But investing in yourself goes further than physical self-care. There’s no-one to keep an eye on your professional development or mental health when you work freelance, and a year or so in, I found myself becoming quite isolated. It’s very easy to tap away on your laptop, go onto Twitter and pretend you’re interacting with people.

An impulsive acceptance to a conference invitation was just what I needed to realise the value of professional development in staying fresh and relevant. Professional interaction is also crucial for your mental health – networking has a low appeal for me (I don’t like small talk and struggle in large group situations), but when I make the effort, I feel better for it.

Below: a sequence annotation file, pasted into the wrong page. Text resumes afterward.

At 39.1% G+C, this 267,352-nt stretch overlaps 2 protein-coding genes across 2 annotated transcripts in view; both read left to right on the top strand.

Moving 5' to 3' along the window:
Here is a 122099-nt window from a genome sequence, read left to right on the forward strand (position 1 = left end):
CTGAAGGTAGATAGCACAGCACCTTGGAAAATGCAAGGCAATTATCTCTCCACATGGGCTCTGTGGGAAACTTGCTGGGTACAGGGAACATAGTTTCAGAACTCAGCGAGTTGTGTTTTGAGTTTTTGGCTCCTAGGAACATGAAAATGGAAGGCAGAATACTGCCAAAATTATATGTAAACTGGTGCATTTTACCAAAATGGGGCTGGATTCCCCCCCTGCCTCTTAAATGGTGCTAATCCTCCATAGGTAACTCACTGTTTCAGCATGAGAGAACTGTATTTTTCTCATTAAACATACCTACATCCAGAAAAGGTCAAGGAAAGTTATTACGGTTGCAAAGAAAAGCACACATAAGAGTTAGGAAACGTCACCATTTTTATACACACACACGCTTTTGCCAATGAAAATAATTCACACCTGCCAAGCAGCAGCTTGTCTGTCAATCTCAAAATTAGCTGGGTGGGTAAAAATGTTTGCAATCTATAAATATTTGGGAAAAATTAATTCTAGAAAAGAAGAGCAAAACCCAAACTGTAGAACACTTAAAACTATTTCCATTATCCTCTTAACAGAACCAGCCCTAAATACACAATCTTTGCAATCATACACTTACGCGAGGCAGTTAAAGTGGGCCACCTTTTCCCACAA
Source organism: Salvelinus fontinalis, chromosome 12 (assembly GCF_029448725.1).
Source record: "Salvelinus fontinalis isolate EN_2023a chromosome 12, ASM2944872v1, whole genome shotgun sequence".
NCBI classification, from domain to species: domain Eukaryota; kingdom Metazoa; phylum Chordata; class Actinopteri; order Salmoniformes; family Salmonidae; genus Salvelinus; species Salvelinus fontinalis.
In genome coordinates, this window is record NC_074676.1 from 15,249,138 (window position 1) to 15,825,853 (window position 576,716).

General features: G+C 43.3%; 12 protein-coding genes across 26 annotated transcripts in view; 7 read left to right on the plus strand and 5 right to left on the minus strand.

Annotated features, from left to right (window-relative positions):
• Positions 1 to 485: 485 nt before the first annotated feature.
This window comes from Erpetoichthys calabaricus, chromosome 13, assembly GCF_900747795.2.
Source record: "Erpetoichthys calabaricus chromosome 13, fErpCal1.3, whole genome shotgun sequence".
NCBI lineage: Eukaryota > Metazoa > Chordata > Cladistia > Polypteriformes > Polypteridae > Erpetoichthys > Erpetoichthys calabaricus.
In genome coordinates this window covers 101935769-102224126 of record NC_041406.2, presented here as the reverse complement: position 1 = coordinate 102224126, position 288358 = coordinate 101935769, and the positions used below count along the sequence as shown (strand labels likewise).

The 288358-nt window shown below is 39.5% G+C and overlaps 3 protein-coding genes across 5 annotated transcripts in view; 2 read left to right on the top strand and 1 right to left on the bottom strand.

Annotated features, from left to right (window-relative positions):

Speaking to others in your situation creates a sense of camaraderie. It also opens the opportunity for potential new work. What’s not to like?

3) You have to stay in touch with your original motivation

Everyone has a different motivation. Some people want to be millionaires. Others just want to cover the bills. I wanted financial reward, to be professionally challenged and the opportunity to enjoy time with my children. It’s a combination that can be tricky to realise…

I use my flexible hours to my benefit and help at school one afternoon a week, listening to children read. It’s a small thing but means a huge amount to my kids and the kids I listen to. It’s also one of the most amusing parts of my week. Kids speak truthfully and come out with the funniest things – it’s a real mood lightener.